Breaking down business models one flywheel at a time
Come for the hand drawn graphics, stay for the analysis.
|Aug 20, 2020||8|
Who am I?
I have spent the past 5 years working as a Product Manager at Amazon, a company famous for its flywheel. For those who are unfamiliar, legend has it that Jeff B himself sketched the following on a napkin, on a long, mild, grey night in Seattle in the mid-90s.
This is of course an established part of company lore and is pretty well known at this point; what you may not know, is that individual business teams are encouraged to think up, if not outright draw their version of this. As I’ve bounced around from Smart Home, to Alexa, to Operations, I’ve repeatedly produced flywheels to include in written proposals. It’s at a point now where I see flywheels in my sleep.
What is a Flywheel?
In a simple graphic, a flywheel explains the success formula for a company or system. As X increases, it leads to more of Y, which in turn increases Z. As Z increases it flows back to X and the cycle begins anew. I believe that behind every successful company is a flywheel that is well understood—at least internally.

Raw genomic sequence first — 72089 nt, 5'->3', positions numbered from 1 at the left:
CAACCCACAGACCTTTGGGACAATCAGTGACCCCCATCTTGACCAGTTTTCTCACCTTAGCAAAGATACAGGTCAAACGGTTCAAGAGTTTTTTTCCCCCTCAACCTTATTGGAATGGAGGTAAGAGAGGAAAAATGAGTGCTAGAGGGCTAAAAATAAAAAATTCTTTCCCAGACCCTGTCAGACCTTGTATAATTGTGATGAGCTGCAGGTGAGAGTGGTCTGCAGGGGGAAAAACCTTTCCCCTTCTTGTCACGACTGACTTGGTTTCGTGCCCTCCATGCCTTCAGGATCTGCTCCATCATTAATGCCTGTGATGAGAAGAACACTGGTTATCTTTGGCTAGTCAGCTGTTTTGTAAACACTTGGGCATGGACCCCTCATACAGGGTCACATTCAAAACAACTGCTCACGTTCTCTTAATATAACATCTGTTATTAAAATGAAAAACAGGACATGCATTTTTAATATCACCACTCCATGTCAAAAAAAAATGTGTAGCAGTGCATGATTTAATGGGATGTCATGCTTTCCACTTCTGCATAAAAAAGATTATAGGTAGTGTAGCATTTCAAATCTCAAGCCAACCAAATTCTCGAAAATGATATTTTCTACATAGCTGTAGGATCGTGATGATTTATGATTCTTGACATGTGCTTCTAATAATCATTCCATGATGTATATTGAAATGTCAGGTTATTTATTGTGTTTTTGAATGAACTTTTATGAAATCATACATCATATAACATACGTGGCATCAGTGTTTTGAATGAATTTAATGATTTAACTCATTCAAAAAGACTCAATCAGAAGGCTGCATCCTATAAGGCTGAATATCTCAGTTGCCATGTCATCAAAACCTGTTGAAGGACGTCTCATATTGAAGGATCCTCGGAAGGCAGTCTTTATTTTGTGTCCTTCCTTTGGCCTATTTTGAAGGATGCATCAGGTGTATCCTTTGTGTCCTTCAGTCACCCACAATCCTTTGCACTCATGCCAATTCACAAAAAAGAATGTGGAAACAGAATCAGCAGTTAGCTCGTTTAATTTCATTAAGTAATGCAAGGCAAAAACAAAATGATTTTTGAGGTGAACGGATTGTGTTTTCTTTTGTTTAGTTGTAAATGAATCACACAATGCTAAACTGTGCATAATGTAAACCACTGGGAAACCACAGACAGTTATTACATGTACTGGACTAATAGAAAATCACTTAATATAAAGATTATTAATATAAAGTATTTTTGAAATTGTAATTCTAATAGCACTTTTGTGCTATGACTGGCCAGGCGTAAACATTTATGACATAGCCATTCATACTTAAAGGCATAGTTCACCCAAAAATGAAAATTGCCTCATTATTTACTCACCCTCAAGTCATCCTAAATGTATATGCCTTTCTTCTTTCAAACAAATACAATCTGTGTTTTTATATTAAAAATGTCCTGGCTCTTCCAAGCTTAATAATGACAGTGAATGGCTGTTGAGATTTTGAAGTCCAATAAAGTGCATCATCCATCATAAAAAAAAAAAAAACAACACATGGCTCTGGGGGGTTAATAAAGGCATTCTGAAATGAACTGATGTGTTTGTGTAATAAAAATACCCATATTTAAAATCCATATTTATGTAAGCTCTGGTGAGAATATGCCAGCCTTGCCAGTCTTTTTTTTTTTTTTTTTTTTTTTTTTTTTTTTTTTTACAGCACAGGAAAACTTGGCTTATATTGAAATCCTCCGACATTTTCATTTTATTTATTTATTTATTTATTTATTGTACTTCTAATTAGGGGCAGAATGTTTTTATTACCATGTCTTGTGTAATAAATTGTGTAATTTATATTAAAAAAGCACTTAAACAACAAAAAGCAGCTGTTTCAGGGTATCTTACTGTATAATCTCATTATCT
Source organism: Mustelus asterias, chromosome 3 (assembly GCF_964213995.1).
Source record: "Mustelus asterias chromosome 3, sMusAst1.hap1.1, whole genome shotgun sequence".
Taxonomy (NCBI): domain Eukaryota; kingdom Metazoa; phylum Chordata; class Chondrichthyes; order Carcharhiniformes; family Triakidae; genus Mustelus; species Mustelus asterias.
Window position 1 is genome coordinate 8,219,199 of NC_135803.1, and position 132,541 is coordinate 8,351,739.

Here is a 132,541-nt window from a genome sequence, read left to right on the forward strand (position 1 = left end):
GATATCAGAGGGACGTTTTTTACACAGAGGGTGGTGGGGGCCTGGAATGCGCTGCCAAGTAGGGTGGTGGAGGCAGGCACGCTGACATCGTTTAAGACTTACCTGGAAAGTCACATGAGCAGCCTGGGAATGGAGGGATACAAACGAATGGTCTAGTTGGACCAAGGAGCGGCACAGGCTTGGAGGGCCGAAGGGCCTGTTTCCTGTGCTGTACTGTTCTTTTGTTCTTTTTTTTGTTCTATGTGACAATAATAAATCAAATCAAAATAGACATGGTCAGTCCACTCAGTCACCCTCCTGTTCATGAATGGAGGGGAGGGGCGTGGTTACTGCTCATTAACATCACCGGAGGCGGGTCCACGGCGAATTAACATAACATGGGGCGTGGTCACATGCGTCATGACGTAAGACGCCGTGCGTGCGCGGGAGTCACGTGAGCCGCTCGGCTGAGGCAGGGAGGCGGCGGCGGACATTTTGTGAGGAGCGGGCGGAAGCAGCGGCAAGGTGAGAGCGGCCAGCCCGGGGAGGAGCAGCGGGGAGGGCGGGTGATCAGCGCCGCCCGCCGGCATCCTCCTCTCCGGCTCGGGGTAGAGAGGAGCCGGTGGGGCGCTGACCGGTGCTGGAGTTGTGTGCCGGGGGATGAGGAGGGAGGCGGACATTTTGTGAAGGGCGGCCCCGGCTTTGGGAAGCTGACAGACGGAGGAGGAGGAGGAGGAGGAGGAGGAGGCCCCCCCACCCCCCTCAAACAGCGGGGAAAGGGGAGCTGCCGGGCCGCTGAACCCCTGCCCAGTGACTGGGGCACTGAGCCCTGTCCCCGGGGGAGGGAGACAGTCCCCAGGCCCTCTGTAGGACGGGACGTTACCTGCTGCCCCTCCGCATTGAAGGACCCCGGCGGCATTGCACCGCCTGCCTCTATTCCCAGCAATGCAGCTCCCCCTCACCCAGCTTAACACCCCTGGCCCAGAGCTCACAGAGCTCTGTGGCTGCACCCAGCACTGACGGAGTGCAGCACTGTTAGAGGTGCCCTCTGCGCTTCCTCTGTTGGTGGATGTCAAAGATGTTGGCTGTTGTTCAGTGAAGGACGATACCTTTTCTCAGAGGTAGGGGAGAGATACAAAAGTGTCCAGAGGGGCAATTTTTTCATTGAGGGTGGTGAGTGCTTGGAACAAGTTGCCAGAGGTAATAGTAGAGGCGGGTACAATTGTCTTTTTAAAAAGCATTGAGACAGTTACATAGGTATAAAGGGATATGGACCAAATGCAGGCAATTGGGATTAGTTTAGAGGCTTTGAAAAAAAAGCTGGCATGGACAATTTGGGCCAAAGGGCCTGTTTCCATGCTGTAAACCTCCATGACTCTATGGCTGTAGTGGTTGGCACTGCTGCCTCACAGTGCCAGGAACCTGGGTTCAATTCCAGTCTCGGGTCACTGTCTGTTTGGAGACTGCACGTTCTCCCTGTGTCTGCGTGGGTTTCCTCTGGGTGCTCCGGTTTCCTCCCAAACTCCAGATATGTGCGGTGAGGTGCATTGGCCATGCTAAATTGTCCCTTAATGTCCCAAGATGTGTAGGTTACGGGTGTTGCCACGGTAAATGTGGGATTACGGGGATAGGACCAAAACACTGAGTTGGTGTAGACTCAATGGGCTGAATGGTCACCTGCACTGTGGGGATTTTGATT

A company’s flywheel explains why it becomes easier to run a business as it continues to operate. Like compounding interest, investments in one area of the business flow through to every other area of the business. These set off a series of accumulating advantages that the company enjoys over time. A company that understands its own flywheel can identify where the wheel is spinning smoothly, and where a little bit of grease might come in handy.
What is The Flywheel?
In The Flywheel, I use the flywheel as a framework to understand and analyze companies I find interesting. In each article I explain how and why a company has gotten to where it is today, and what the flywheel suggests about its future.
I’m writing for fellow product minded people who want to improve their own product thinking (and help me improve mine!), but investors thinking about the future direction of companies, and general students of business and strategy will hopefully find value in these articles as well.
Over time we’ll uncover commonalities between the most powerful flywheels, and use the flywheel as a tool to identify weak points that can inform strategic decision making for both operators and investors.
Along the way I’m hoping to interview operators and investors about the flywheels they know intimately. If you or someone you know wants to participate in this project with me, please reach out!
Sign up now so you don’t miss an issue. If there’s a specific company you would want me look at, tweet at me and let me know!
In the meantime, tell your friends!